U.S. investigators discovered a worldwide financial network run with a senior Malaysian State official that funneled money to an alleged ISIS operative at the U.S. through fake eBay transactions, based on a recently unsealed FBI affidavit.
The alleged receiver of the funds was an American citizen from his early 30s who had been detained more than a year ago from Maryland after a protracted Federal Bureau of Investigation surveillance operation that found the first hints to the supposed community.
The authorities had alleged at a 2016 indictment that the American defendant, Mohamed Elshinawy, pledged allegiance to Islamic State and had pretended to market computer printers on eBay as a cover to station payments for Islamic State via PayPal, possibly to fund terror attacks.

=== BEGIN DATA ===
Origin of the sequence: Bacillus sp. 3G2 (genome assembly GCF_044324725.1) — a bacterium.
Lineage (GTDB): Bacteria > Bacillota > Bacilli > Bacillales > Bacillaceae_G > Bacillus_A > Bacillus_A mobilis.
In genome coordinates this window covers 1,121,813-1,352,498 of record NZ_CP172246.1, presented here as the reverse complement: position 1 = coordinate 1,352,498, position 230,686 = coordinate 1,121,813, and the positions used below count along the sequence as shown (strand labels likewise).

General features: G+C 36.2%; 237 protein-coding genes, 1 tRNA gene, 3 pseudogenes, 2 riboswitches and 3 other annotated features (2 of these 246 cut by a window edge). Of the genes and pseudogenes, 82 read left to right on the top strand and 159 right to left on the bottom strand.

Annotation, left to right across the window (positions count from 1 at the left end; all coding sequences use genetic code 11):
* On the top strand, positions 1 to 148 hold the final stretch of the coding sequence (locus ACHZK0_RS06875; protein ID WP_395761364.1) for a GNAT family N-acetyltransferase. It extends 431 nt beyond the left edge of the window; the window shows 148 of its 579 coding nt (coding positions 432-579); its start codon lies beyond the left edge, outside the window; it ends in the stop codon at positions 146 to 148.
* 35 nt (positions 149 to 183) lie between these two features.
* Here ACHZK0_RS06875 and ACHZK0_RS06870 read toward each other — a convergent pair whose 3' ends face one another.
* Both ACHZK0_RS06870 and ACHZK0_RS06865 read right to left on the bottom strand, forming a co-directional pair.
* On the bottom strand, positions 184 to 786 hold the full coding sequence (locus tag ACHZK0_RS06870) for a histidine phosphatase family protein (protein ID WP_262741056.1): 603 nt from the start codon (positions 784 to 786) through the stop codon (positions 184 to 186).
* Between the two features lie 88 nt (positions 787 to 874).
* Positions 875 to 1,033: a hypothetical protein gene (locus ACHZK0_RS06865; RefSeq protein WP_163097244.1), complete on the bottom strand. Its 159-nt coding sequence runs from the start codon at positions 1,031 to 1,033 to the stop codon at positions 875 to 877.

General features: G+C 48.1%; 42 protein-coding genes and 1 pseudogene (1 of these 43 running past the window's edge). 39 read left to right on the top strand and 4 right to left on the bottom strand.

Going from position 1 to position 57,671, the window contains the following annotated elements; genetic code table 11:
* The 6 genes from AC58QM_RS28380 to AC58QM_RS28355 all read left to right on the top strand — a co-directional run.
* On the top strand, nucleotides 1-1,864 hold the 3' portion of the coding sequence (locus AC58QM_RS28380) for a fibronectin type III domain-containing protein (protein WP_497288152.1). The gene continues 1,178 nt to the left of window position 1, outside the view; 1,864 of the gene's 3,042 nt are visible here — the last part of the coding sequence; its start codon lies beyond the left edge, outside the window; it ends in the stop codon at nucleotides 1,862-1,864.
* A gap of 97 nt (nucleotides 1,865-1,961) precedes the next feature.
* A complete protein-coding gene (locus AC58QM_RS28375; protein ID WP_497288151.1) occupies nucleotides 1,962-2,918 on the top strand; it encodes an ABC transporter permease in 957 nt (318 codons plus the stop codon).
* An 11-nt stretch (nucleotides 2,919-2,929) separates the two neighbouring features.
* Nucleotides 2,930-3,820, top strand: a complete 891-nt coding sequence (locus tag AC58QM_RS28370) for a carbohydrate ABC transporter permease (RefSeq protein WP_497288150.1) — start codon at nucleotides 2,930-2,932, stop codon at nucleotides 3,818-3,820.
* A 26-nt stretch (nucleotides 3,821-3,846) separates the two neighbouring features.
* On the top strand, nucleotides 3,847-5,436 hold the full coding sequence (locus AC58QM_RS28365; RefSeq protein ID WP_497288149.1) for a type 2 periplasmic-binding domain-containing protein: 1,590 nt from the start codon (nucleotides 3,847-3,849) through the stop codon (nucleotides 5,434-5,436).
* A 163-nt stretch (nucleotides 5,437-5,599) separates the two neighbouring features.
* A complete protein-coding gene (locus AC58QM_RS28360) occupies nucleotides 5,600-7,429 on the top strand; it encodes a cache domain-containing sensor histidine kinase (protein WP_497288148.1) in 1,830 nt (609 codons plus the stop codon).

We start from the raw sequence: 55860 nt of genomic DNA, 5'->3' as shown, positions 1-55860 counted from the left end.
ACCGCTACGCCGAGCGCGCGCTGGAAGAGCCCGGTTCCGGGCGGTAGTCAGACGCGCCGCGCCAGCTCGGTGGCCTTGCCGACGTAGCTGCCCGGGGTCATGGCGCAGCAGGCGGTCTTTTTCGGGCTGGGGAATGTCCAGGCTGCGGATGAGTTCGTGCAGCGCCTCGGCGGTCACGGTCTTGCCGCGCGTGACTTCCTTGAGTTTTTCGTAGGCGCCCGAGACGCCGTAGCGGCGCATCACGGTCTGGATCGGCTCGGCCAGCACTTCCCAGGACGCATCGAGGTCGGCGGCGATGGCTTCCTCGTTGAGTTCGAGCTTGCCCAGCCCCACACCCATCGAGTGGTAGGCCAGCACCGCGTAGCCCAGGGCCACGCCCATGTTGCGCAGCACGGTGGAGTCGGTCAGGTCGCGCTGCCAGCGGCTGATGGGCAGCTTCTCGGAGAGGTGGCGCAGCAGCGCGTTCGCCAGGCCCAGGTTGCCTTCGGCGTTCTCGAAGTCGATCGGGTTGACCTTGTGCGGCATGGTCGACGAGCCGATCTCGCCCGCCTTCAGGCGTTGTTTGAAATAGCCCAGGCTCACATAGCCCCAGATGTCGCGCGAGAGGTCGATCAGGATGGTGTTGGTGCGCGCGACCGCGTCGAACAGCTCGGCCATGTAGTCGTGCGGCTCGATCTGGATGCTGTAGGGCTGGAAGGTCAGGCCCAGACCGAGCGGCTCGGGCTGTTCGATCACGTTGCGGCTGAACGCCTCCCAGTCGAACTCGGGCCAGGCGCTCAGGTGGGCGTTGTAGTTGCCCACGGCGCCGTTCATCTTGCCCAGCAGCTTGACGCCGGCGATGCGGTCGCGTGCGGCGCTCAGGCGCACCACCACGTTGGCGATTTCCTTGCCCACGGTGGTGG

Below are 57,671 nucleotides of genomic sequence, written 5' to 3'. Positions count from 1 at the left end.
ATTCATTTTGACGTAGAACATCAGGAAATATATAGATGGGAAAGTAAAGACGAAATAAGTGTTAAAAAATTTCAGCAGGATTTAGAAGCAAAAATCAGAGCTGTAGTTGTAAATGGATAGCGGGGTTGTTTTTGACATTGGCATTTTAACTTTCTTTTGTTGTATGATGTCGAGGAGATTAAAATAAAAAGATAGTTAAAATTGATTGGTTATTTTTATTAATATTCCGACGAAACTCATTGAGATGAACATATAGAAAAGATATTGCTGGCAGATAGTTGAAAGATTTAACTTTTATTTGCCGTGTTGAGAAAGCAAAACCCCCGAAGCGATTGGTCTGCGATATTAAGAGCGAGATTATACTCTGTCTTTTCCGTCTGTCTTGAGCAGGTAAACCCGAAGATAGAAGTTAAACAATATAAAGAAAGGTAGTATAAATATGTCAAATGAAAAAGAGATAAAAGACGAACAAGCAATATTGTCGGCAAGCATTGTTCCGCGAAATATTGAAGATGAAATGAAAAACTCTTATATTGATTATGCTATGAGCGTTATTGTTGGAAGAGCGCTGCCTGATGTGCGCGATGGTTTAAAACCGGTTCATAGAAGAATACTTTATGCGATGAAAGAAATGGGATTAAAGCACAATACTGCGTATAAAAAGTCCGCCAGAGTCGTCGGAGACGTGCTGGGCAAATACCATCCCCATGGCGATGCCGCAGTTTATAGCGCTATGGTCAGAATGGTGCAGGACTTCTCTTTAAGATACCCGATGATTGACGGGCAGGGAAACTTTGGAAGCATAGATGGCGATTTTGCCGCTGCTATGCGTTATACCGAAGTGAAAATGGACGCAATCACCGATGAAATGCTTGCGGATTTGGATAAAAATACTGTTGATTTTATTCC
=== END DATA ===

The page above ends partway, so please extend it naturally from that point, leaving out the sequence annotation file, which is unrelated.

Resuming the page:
The recently unsealed FBI affidavit, filed in federal court in Baltimore, alleges that Mr. Elshinawy was a part of a global network extending from Britain to Bangladesh that used similar schemes to fund Islamic State and had been led by a now-dead senior ISIS figure in Syria, Siful Sujan.
The U.S. has stated Mr. Elshinawy told investigators he was instructed to use the money for operational purposes at the U.S., such as a possible terror attack. He’s pleaded not guilty to encouraging the terror group, and now is in federal custody awaiting trial. His attorney declined to comment.
The situation suggests how Islamic State is attempting to harness holes in the vast online financial world to fund terror outside its own borders.
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